|6. Is advancing the fortifications with the furniture of Fleming's engines, and it will amount unto the monthly charge of 300l. for this month and next. The soldiers must have their pay forthwith.|
7. Poulet was requested this evening to meet the Rhinegrave to-morrow about Harfleur, which he will do. The
Rhinegrave sent information to Poulet in his own writing
that a gentleman has come from the Court with certain news,
which he will impart. Signed.
Orig. Add. Endd. by Cecil's secretary. Pp. 7.
|April 22.||654. Middlemore to Cecil.|
|1. Sent his last of the 19th inst. by Le Crock, servant to the Queen of Scotland. On the 21st inst. a gentleman of the King was sent post to the Rhinegrave to make his approach to Newhaven and lie within shot of the harquebus of crok. Sent this news to the English Ambassador. The wisest sort think that if forces are sent to Newhaven it is either to fortify about it so that the English shall not stir out, nor to have victuals by sea, or to make them so afraid as to accept easier conditions. Paris, and the rest of the great towns, at the solicitation of the former, will neither accept the late edict of peace, nor lay down their arms, nor receive any of the religion before all the King's towns are rendered to him, and all strangers driven out of the realm. This is also thought to be a piece of the Queen Mother's divinity to make the Prince their chief enemy; wherein no man is more forward against them. All here hold that Newhaven, if manned and furnished, is impregnable, and that they will never lay siege to it. There are not above 2,000 footmen in all Normandy, besides the Rhinegrave's. They have only five other ensigns of Frenchmen about Blois, and their Swisses there, who are so increased that the Swisses are 4,000, and 1,500 Spaniards are lying at Remorantaine. These are all the footmen they have, or are like to have. They have sent many horsemen towards Newhaven, so as to prevent sallies out of that town. Robert Steward, a Scottish gentlemen, is here again, who has been this long time belonging to Condé, more for the sake of religion than for any entertainment. Throckmorton can tell of his good will to the Queen, and the Ambassador here has cause to witness of the same. Stewart wishes to retire into England, and there to do her service. He can do her service now through his credit with all of the religion. Need does not compel him, for he is so beloved here, as he wants nothing. He hopes that the Queen will help him into the Queen of Scotland's favour again, which he lost by the Duke of Guise reporting to her that he went about to kill him; since then she could never abide to see him. Stewart travails to persuade the churches of the religion to find this war unjustly made upon the Queen, and so to excuse themselves, and not meddle in it. Asks that he may know by the next her pleasure herein.|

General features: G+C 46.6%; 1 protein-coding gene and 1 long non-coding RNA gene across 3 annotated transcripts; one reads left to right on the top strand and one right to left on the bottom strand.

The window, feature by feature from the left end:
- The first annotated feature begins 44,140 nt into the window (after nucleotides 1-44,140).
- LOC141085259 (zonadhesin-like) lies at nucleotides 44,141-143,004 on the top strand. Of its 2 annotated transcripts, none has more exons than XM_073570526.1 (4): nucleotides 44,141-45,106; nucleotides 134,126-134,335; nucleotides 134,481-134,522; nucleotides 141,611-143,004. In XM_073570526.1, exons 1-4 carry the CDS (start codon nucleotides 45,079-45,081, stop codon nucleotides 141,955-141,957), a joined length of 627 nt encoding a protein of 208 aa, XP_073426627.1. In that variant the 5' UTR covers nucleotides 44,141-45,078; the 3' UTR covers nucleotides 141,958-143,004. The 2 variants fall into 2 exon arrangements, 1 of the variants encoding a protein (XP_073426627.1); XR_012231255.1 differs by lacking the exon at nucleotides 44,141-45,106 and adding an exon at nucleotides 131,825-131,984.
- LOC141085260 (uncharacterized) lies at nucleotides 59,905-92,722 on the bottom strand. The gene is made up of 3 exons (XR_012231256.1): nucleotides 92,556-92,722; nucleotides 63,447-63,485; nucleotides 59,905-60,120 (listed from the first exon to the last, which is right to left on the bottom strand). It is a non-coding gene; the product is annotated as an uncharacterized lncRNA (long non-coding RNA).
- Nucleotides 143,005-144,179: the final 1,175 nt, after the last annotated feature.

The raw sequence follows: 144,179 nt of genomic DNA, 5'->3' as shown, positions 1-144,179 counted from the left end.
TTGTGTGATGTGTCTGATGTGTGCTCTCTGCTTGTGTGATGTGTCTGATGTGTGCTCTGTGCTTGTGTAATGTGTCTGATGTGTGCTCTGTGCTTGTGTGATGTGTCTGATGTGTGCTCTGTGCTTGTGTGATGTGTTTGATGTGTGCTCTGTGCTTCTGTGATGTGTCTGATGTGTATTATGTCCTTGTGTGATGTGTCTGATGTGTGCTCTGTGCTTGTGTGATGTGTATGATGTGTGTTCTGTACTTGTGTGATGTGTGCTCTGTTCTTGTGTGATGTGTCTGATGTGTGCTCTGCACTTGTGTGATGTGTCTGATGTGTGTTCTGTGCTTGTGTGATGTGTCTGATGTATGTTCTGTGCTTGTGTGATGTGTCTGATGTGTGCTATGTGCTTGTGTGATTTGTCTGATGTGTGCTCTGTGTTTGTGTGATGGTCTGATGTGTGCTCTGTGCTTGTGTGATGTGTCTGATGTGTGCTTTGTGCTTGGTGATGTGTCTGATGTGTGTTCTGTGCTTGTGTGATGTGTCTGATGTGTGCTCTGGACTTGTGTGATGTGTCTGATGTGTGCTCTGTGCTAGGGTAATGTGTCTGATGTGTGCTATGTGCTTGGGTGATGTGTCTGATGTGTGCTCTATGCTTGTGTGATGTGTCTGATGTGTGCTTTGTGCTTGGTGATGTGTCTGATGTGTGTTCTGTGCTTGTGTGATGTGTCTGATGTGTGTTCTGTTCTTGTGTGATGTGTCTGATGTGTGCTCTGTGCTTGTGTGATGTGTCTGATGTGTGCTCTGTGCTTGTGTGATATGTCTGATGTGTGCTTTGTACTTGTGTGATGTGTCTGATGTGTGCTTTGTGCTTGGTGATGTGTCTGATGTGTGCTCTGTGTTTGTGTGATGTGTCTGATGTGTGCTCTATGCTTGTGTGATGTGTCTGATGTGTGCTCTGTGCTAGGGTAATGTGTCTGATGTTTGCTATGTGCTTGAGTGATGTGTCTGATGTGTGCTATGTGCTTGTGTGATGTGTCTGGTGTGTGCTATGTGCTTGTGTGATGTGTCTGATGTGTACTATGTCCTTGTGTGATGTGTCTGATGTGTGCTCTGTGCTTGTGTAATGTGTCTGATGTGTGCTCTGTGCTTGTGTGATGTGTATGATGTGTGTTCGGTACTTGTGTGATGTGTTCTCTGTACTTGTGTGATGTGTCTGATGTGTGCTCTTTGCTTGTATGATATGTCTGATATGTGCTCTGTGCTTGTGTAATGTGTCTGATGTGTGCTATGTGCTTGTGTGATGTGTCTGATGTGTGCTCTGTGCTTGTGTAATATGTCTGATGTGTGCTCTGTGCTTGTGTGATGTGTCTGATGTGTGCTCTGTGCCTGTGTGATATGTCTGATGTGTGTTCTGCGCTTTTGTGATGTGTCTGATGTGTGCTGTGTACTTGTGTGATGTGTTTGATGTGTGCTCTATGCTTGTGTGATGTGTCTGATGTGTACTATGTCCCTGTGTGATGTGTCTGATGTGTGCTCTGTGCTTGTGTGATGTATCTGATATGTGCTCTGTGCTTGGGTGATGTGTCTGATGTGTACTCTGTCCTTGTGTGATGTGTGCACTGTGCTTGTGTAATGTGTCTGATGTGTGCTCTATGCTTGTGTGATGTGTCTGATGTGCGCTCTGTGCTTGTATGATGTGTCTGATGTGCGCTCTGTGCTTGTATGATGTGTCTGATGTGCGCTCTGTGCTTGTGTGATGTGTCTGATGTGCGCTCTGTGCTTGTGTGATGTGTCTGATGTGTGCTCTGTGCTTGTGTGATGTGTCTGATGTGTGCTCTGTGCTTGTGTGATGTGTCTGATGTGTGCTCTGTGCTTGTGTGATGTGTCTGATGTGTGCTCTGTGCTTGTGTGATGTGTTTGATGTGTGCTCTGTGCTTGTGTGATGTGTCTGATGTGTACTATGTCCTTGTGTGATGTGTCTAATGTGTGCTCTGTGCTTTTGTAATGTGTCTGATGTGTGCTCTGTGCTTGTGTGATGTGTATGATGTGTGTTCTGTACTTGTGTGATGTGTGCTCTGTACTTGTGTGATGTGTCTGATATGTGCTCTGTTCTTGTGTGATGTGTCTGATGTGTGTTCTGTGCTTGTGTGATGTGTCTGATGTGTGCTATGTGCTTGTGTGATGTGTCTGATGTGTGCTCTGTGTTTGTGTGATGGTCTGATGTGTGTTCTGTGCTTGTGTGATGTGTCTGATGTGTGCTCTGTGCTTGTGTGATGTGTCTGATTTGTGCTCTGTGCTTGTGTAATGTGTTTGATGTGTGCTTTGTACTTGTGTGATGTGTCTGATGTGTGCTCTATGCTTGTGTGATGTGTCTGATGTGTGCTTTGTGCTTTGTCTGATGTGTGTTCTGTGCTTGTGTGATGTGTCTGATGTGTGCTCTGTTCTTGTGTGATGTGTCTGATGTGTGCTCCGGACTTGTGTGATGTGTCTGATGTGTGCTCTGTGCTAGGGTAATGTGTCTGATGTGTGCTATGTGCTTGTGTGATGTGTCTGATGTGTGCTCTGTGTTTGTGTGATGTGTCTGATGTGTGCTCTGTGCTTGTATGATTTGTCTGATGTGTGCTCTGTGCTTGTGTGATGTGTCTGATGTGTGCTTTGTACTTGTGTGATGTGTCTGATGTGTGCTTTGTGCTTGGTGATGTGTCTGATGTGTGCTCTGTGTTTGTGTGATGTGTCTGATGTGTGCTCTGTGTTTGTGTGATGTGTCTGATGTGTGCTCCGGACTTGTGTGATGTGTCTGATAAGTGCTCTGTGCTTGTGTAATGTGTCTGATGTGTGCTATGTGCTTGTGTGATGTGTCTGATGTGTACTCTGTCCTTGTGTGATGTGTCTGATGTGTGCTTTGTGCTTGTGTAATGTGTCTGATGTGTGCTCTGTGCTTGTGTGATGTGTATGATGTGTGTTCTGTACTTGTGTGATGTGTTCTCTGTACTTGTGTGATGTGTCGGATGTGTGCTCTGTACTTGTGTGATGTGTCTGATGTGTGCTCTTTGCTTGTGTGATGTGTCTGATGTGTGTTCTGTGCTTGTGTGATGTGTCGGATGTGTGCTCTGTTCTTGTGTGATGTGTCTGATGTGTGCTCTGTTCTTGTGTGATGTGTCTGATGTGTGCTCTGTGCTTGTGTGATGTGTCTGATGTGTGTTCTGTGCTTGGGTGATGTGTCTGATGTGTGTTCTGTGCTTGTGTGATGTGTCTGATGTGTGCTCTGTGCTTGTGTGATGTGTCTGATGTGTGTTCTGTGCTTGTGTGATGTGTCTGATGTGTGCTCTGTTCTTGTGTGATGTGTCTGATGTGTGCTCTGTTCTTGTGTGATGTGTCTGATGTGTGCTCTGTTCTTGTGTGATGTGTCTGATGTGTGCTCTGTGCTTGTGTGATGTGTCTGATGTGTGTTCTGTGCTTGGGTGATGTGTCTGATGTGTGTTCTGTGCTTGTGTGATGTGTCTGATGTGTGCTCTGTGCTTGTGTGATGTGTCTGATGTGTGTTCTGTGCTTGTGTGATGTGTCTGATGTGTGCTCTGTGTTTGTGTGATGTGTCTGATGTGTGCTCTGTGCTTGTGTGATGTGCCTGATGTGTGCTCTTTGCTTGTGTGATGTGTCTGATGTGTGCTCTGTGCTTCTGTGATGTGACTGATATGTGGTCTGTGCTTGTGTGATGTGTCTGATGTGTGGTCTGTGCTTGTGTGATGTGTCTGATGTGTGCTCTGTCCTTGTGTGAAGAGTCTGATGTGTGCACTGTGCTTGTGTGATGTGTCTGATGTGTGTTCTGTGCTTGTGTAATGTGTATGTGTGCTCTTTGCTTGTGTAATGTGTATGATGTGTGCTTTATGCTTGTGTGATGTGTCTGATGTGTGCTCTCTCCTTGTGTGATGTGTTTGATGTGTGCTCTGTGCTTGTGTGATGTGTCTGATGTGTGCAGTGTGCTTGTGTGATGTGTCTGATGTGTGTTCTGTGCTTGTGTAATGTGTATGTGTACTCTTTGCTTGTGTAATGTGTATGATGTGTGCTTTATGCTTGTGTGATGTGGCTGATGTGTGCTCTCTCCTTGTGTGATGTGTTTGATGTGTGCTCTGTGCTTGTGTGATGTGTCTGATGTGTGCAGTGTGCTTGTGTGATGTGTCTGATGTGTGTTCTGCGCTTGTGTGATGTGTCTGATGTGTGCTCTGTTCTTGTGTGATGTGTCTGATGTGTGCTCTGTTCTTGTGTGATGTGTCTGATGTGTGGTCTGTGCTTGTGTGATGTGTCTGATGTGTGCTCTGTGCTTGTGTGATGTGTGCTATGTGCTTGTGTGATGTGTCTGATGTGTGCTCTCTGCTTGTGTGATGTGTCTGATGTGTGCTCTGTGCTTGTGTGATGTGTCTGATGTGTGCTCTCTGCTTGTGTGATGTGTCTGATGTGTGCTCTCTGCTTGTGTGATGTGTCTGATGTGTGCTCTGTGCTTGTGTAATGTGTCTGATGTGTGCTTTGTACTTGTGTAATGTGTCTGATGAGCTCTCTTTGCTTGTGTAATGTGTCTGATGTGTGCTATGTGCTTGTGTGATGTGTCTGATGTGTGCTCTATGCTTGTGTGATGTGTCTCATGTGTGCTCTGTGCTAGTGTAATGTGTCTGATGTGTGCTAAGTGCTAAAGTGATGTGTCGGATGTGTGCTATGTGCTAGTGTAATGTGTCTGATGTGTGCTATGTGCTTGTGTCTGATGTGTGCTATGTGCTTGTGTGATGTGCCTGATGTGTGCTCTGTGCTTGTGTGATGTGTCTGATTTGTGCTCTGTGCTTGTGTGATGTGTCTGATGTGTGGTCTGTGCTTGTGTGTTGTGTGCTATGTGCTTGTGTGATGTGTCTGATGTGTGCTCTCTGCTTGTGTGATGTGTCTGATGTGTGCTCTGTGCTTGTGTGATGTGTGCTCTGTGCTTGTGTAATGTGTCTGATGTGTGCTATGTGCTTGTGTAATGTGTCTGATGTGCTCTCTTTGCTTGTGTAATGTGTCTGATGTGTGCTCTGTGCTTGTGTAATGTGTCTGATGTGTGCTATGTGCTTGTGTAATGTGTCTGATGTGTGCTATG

2. This sudden commanding of the Rhinegrave to go before